Josephine Noh: So you actually bring up one of the hardest shots in the show. Because it was still shot during COVID, they were looking to keep everybody separate. So the athletes were from one take, and Colin, another take. The whole transition of the effect of the athletes to slaves was tricky, just in terms of timing. We actually had to extract out the athlete takes, and we re-timed them just to match with the camera movement that was happening with Colin. It was driven by Colin, his camera movement. And so, we were just trying to get that matching all together and lined up at the end. We had to then rebuild some of the slaves themselves because the timing was not always lining up.

b&a: When we get to more of the narrative parts of the series, his childhood, say, were there particular environmental or modernization or de-modernization effects that Fuse had to do?

Josephine Noh: Yes, it was very much ’90s driven. So we just made sure that some of the logos and the monitors looked more of that period, like the big CRT monitors, just making sure those inserts looked period appropriate, say with some interlacing. Or there’d need to be the appropriate time period of NFL footage and placing that in, making it look right. Oh, and there’s some Bob Ross inserts thrown in there too, so that was fun.

b&a: Were you required to do any crowds in stadiums or anything like that?

Josephine Noh: We did some crowd work. We created 2D sprites of crowds and then just had them scattered around. There was one particular nighttime scene, when it’s him and the high school football team playing. And then on the sidelines, there’s all these 2D people. We created silhouettes with lots of atmos smoke to help make it feel more epic.



b&a: Are there any other shots or sequences you wanted to mention?

Josephine Noh: One of the other ones that was one of our most challenging shots is in the first episode when there’s young Colin in the Urban Wear store, where he’s very excited to see all the clothing that he just was never exposed to before. And then he turns, and then the camera turns to the present day Colin, who’s in the gallery.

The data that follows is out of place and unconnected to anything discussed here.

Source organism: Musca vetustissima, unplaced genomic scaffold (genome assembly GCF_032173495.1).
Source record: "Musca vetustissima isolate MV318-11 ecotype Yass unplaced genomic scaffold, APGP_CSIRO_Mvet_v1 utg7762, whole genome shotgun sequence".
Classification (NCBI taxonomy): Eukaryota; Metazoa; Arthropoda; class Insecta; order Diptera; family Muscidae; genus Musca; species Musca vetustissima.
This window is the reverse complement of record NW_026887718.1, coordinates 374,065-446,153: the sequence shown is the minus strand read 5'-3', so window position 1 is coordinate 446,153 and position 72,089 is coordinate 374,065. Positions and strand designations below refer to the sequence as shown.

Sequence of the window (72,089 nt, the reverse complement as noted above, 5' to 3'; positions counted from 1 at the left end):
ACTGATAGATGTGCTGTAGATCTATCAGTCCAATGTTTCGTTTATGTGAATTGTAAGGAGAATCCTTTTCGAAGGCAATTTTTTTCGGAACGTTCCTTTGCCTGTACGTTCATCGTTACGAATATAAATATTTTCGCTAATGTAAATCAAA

So that shot itself, it took three months for us to figure that one out. Because the thing is, the camera angles were completely different when shooting young Colin in LA versus present day Colin in New York. We had to pretty much rebuild the clothing store and project it all on cards. And then we took out the practical gallery wall and replaced it with a CG gallery wall. And later they wanted to use a different take of Colin. So we had to redo that part too, so that was fun.

b&a: Were there any other transition shots like that throughout the series?

Josephine Noh: That was definitely the most challenging. The other one was in episode 2 when he is talking about minimum wage. For that one, there was this guy standing as a bellboy and then it transitions to the two women at the bank trying to get their loan approved. There was a bellboy actually walking in front of Colin, and we had to remove the bellboy and rebuild Colin. And again we made the walls in CG, to help with the timing.

b&a: I love that invisible side to it.



Josephine Noh: Yeah, for sure. I think for us, what I was really proud of was, well, there was quite a lot of relighting we had to do of the gallery itself. Because again, they didn’t know the concept right away during the shoot of what time of day it would be. Even if the ceiling would be opened or closed. And so, when they decided to keep it more open, so then we had to let light come in, which they didn’t have originally. We then had to re-create or relight the space to look like it was lit from above. It took a lot of matting, making sure each area looked like it was interacting with the lighting. The point is for us not to take away from the story and not to be distracting. It’s just to enhance.